Beginning of Negotiations Between Bohnsack and Varco. After negotiations over the Pit Bull with one of Varco's competitors did not progress,3 Bohnsack presented his idea to Varco on July 29, 2003. That same day, Bohnsack entered into a mutual secrecy agreement with Varco requiring Varco to keep secret all information provided by Bohnsack, and providing that such information would remain property of Bohnsack.4 Shortly after signing the first mutual secrecy agreement with Varco, Bohnsack spent between two and three weeks working with two employees of Varco to build a prototype of the Pit Bull.

The Patent Application. After Bohnsack said he was interested in seeking a patent for the Pit Bull, Varco began the process of obtaining one. On October 13, 2005, E.J. Kubena, a manager of marketing for Varco, sought permission to apply for a patent from two Varco executives: Kevin McDonough, a vice president of manufacturing and engineering, and Richard Koch, a subordinate of McDonough who was responsible for new product development. Kubena wrote, "We need to cover the device since we will probably market the unit." He added that Varco was currently testing the unit and that Halliburton wanted four units,5 and he described the Pit Bull in positive terms: "The unit reduces overall solids content in the mud system and helps save mud by not having to dump and wash mud pits out." In response, Koch asked if Bohnsack worked for Varco and wrote that if Varco would be the exclusive owner of the patent, Kubena should attempt to protect Varco's intellectual property rights.6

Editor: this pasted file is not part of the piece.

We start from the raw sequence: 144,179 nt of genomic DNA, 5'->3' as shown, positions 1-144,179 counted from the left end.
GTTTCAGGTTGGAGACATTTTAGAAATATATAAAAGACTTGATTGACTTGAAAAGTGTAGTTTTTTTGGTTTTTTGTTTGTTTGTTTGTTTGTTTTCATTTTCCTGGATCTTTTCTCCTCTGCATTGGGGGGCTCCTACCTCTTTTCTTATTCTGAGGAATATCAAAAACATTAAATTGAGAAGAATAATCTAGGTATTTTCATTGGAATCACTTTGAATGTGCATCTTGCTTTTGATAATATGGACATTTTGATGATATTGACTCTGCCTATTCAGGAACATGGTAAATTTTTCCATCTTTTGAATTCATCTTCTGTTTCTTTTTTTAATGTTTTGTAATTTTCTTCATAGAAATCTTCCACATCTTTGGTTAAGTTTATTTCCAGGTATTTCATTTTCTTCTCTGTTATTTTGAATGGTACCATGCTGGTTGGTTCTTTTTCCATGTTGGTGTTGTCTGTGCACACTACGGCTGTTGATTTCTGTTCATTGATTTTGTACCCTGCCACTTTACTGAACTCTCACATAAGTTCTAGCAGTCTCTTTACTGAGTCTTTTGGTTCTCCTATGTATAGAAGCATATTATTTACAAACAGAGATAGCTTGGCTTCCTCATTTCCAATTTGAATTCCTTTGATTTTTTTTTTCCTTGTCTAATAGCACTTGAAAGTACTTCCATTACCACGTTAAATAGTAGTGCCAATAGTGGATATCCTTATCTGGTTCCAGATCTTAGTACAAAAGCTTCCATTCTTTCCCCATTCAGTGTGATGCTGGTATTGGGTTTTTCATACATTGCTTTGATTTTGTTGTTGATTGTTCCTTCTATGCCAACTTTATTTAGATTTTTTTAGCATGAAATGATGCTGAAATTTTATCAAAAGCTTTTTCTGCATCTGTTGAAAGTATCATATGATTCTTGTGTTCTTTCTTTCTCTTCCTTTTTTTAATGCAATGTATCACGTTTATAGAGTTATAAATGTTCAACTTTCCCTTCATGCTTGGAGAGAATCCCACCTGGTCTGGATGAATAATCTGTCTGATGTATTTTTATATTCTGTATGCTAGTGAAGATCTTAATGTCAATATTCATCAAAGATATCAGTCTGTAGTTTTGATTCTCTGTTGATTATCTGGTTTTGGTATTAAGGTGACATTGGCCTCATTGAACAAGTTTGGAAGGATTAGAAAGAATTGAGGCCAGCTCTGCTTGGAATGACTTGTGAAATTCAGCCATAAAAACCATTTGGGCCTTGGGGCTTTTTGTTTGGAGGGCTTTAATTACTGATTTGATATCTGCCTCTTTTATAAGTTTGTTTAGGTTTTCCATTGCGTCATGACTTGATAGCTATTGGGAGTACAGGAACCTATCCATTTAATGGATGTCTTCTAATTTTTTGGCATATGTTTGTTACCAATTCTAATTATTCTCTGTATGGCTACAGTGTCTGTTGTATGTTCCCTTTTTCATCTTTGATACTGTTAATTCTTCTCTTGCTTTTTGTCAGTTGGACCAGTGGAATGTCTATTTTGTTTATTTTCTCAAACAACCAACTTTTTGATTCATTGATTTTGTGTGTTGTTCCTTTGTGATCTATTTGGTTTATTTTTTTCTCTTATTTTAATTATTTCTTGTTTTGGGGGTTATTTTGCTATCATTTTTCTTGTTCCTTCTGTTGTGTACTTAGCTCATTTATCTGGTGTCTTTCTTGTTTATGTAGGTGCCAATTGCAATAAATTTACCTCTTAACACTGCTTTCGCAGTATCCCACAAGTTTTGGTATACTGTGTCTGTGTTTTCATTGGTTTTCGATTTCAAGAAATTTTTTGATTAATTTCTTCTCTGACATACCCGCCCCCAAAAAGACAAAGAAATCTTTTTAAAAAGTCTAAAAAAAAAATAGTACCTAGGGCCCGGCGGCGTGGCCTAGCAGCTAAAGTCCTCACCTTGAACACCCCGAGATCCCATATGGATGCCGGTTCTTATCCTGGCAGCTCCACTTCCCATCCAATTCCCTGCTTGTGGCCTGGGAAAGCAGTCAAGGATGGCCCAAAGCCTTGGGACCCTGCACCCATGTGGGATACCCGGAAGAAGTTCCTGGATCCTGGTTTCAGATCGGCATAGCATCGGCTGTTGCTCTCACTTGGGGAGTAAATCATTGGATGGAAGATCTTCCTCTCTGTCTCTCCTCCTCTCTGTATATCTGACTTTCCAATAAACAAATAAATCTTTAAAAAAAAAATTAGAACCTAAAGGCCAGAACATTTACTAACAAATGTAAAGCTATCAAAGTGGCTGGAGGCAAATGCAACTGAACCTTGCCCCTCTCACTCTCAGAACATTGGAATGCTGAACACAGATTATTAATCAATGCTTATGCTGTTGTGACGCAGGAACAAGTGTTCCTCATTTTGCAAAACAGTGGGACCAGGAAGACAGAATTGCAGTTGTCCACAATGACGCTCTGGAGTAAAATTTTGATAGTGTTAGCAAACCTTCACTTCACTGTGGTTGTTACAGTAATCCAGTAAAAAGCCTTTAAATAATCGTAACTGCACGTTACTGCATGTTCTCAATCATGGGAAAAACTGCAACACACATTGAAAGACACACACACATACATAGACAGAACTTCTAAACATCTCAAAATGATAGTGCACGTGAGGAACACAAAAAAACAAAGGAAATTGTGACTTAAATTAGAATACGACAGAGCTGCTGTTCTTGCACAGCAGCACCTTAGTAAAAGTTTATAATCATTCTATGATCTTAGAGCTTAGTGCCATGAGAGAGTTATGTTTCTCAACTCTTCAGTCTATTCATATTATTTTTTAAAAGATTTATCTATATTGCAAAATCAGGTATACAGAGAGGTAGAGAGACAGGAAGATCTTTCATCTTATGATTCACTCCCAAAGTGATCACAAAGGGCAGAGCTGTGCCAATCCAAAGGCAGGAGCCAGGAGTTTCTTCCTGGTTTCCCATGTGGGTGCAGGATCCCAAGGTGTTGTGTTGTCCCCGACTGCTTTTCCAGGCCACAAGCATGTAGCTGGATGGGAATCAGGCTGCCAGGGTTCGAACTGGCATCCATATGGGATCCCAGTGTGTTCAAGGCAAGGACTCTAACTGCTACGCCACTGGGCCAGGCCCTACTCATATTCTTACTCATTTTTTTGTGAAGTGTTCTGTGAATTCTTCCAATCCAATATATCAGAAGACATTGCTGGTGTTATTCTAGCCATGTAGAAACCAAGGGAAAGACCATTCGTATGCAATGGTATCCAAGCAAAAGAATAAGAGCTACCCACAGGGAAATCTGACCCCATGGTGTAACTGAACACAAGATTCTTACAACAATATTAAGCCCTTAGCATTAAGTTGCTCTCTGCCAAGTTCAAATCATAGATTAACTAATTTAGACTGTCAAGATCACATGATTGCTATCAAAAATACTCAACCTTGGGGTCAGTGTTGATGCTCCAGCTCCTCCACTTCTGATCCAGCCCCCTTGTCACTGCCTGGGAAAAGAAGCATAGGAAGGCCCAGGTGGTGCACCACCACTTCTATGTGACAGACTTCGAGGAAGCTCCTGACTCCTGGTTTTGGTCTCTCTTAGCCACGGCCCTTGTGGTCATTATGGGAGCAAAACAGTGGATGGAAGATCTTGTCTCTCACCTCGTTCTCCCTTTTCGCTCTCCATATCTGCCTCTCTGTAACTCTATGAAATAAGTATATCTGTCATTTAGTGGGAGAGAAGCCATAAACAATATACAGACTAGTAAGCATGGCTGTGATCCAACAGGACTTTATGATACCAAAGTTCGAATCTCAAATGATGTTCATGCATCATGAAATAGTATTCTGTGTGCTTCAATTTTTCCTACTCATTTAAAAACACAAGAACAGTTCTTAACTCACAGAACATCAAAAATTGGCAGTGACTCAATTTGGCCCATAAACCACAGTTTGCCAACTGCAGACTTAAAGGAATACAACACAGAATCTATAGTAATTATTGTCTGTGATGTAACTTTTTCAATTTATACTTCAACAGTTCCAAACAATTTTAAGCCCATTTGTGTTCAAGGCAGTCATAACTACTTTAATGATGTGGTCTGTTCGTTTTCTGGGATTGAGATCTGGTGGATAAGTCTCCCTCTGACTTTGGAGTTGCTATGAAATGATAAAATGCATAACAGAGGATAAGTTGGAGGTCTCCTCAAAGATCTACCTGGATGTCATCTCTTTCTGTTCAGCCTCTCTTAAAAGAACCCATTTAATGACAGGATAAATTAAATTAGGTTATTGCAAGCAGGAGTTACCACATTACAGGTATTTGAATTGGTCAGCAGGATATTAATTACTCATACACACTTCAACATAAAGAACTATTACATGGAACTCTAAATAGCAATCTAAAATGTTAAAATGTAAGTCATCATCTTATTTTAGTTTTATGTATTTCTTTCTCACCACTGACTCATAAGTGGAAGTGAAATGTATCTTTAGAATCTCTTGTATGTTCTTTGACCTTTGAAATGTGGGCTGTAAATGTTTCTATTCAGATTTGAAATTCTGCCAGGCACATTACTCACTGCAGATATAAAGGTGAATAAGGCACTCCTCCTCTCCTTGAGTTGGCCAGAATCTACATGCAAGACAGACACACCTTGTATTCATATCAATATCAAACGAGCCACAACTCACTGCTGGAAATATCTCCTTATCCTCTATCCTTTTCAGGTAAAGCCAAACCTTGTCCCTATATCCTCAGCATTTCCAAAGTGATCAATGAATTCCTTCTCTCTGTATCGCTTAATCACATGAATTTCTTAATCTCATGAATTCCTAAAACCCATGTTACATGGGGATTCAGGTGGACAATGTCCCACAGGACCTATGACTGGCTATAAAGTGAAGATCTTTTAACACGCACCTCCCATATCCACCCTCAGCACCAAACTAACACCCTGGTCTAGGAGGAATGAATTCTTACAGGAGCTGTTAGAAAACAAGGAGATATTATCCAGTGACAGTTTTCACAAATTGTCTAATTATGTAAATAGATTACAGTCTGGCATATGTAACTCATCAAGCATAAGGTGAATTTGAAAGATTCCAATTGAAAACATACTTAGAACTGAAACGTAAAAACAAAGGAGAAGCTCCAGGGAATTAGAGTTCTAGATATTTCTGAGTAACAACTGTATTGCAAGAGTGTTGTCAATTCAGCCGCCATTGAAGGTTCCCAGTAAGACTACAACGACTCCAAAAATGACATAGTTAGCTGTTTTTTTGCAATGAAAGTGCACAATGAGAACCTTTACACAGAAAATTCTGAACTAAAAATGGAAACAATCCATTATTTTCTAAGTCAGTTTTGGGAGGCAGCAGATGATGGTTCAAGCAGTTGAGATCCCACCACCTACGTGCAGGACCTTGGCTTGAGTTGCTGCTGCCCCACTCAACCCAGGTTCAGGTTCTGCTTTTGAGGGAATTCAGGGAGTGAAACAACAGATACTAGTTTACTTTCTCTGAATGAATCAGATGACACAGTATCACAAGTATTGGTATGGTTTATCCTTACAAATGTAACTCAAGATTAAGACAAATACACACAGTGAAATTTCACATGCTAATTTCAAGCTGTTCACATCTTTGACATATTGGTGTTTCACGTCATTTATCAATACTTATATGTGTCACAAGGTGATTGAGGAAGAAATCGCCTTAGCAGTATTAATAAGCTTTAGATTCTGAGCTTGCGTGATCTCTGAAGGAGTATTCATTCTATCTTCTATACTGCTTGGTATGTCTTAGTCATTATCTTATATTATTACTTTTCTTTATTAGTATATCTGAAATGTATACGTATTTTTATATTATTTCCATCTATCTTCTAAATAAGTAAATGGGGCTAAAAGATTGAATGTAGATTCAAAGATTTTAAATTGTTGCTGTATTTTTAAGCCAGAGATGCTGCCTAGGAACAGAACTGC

Kubena then asked Guy McClung, an outside lawyer who frequently prepared patents for Varco, to apply for a patent for the Pit Bull. As source material for the application, McClung received from Varco a drawing and written descriptions of the Pit Bull. On October 19, 2005, McClung filed a patent application. McClung had neither seen the Pit Bull nor spoken to Bohnsack about the invention at the time he drafted the application. Nevertheless, the patent application prepared by McClung stated that, because McClung had added ideas to the drawing, McClung was a co-inventor of the Pit Bull. At this point, while the patent application had been submitted, the declaration that accompanies patent applications had not yet been signed by Bohnsack or submitted to the United States Patent and Trademark Office ("Patent Office").7